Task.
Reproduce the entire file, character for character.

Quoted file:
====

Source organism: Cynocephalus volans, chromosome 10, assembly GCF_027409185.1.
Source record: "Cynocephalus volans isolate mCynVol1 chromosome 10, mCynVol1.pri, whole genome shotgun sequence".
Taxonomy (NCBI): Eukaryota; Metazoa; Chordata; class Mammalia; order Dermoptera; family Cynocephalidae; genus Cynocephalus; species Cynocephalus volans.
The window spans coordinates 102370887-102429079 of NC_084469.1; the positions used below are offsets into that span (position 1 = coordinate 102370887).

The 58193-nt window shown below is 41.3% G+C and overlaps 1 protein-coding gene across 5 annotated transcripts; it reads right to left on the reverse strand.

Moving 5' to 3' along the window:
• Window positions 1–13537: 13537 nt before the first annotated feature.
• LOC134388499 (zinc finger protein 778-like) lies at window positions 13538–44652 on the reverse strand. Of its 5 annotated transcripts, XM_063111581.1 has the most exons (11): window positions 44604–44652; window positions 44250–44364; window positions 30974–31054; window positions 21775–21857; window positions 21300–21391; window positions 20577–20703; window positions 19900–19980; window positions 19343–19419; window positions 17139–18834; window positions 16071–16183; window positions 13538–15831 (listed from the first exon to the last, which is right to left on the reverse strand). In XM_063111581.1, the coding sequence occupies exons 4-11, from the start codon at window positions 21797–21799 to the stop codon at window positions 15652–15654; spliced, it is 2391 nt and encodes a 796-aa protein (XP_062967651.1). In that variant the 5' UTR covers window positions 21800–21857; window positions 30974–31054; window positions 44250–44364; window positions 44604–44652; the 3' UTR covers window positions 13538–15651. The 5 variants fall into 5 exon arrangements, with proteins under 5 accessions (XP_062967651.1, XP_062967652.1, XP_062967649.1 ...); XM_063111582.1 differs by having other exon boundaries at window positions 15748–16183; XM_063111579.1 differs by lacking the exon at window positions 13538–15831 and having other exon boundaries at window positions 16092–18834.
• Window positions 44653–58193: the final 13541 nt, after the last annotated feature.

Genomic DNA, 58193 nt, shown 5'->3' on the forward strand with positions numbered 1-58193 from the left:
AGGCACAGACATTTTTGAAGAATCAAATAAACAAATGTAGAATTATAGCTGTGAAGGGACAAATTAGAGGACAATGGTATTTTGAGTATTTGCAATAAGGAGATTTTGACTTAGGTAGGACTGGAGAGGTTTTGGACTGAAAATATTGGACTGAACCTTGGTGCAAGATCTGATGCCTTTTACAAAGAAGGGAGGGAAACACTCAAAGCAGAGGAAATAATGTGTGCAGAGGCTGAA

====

Source organism: Cynocephalus volans, chromosome 10, assembly GCF_027409185.1.
Source record: "Cynocephalus volans isolate mCynVol1 chromosome 10, mCynVol1.pri, whole genome shotgun sequence".
Taxonomy (NCBI): Eukaryota; Metazoa; Chordata; class Mammalia; order Dermoptera; family Cynocephalidae; genus Cynocephalus; species Cynocephalus volans.
The window spans coordinates 102370887-102429079 of NC_084469.1; the positions used below are offsets into that span (position 1 = coordinate 102370887).

The 58193-nt window shown below is 41.3% G+C and overlaps 1 protein-coding gene across 5 annotated transcripts; it reads right to left on the reverse strand.

Moving 5' to 3' along the window:
• Window positions 1–13537: 13537 nt before the first annotated feature.
• LOC134388499 (zinc finger protein 778-like) lies at window positions 13538–44652 on the reverse strand. Of its 5 annotated transcripts, XM_063111581.1 has the most exons (11): window positions 44604–44652; window positions 44250–44364; window positions 30974–31054; window positions 21775–21857; window positions 21300–21391; window positions 20577–20703; window positions 19900–19980; window positions 19343–19419; window positions 17139–18834; window positions 16071–16183; window positions 13538–15831 (listed from the first exon to the last, which is right to left on the reverse strand). In XM_063111581.1, the coding sequence occupies exons 4-11, from the start codon at window positions 21797–21799 to the stop codon at window positions 15652–15654; spliced, it is 2391 nt and encodes a 796-aa protein (XP_062967651.1). In that variant the 5' UTR covers window positions 21800–21857; window positions 30974–31054; window positions 44250–44364; window positions 44604–44652; the 3' UTR covers window positions 13538–15651. The 5 variants fall into 5 exon arrangements, with proteins under 5 accessions (XP_062967651.1, XP_062967652.1, XP_062967649.1 ...); XM_063111582.1 differs by having other exon boundaries at window positions 15748–16183; XM_063111579.1 differs by lacking the exon at window positions 13538–15831 and having other exon boundaries at window positions 16092–18834.
• Window positions 44653–58193: the final 13541 nt, after the last annotated feature.

Genomic DNA, 58193 nt, shown 5'->3' on the forward strand with positions numbered 1-58193 from the left:
AGGCACAGACATTTTTGAAGAATCAAATAAACAAATGTAGAATTATAGCTGTGAAGGGACAAATTAGAGGACAATGGTATTTTGAGTATTTGCAATAAGGAGATTTTGACTTAGGTAGGACTGGAGAGGTTTTGGACTGAAAATATTGGACTGAACCTTGGTGCAAGATCTGATGCCTTTTACAAAGAAGGGAGGGAAACACTCAAAGCAGAGGAAATAATGTGTGCAGAGGCTGAA